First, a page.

With a good trainer you might have fun working out for a couple of weeks, you’ll probably be sore for a few days following each workout, and during that initial honeymoon period you might even feel like you’re on your way to a legendary new physique with each drop of sweat that hits the gym floor.
And there’s nothing wrong with any of that. Visualizing self-improvement is key to attaining it, and all of the aforementioned things are good… Until you hit “The Wall.”
“The Wall” is the point on your fitness journey at which you begin to lose objective sight of your progress and environment.
The lush, dewy mountain views where you began your quest have now given way to a stoney barren wilderness. You’ve gone from envisioning yourself doing endless muscle ups or imagining the curves you’ll flaunt in that strappy high-waisted bikini, to wanting to bathe in moose tracks ice cream and smash your fitbit with a kettlebell.
Each new stretch of the path looks just as grey and rocky as the last, and while you’re not sure if you’re moving forward, you sure as hell feel like you’re moving backwards.
Your workouts are not as much fun as they were the first few weeks. The quick and easy gains that took place early on have waned off- That noticeable first 5 pounds lost, that bit of muscle definition that suddenly appeared in the mirror after just 4 workouts- You’re not having these new experiences like you were when you had just begun.
You might feel like Frodo in Lord of the Rings when he says to Sam, “We’ve been going in circles!” covered in dirt and eating breadcrumbs for every meal, with slimy Smeagol nipping at his heels, accusing him that he’ll never finish his quest.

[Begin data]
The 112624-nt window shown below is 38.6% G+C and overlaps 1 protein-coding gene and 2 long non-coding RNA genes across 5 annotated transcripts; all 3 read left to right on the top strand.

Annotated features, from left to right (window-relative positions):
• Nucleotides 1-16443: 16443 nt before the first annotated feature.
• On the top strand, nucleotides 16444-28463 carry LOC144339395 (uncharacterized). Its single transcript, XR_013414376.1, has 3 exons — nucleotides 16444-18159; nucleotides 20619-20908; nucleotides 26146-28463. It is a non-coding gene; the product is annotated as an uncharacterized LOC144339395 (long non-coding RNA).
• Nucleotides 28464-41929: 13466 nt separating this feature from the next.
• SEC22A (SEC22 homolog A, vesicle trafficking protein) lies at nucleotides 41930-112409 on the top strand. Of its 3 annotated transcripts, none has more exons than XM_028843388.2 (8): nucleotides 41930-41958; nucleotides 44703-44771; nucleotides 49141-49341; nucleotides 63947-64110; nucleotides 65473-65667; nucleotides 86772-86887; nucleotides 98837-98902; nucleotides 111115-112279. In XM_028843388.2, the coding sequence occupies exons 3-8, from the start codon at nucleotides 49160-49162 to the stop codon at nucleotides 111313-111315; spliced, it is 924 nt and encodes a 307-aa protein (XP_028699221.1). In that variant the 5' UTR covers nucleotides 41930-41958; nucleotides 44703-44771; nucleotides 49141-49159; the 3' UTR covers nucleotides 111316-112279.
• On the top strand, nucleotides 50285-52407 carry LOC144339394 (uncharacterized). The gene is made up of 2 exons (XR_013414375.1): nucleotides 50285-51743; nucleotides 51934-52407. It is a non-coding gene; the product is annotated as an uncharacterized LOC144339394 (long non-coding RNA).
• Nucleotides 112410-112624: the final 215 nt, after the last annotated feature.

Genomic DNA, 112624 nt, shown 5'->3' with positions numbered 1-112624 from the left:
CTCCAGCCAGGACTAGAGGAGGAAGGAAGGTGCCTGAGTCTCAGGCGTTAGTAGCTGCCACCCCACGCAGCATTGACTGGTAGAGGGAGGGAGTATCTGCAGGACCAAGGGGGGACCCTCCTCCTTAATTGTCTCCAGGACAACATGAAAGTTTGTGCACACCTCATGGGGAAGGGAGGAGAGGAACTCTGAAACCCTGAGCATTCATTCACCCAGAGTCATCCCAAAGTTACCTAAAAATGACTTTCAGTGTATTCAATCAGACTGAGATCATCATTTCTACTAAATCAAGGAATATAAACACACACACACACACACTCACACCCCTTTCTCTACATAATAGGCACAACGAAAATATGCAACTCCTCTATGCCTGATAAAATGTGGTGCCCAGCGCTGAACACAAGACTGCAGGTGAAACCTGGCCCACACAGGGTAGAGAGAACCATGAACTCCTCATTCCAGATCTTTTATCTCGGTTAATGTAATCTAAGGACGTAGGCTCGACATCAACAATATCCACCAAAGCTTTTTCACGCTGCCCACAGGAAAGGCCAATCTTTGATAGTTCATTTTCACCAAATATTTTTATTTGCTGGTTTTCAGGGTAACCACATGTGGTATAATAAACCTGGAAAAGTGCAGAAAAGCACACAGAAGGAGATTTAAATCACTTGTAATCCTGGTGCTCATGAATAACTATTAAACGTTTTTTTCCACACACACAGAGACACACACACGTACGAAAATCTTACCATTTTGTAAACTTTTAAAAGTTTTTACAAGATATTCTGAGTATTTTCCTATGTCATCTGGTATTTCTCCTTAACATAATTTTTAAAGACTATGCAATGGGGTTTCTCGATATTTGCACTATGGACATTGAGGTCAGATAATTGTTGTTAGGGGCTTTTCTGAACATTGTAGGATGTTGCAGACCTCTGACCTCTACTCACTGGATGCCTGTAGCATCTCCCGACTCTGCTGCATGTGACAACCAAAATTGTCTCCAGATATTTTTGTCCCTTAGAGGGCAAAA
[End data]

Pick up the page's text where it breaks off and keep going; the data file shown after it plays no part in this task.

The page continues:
When you hit The Wall, your self-image begins to play tricks on you. You’re not sure if you lost fat this week or gained it, you’re not sure if you look or feel better or worse than when you started training. You might be getting lighter, yet a glance in the mirror says you look softer than before.
All people pursuing ambitious fitness goals hit this wall at some point. To get past the wall, you need a coach. Coaches are experts in MOTIVATION AND training and nutrition protocols.
A highly-skilled personal trainer can only give you exercise, and no amount of exercise is going to solve your motivation or nutrition problems.
Your trainer might have 17” biceps. They might have washboard abs. They may have placed in a bodybuilding competition. This proves only discipline.
A coach proves their worth in their ability to bring you past obstacles.
Every client is motivated differently, and boasts different genes. There is no fit-all training protocol. Good coaches use responsive methods, because they understand that programming must be customized for each client.
A worthy coach shares responsibility for your personal motivation and success. A coach talks you down off the ledge when you’re ready to quit, and holds you to that 50-pound goal you set the first day. A coach keeps detailed records to keep you engaged with the MEASURABLE results you’ve accomplished since day 1.
So don’t give a trainer your hard-earned money. Don’t pay to tread water. Pay for proof.
Invest in a seasoned coach who will help you melt right through that wall like a smokin’ knife through butter!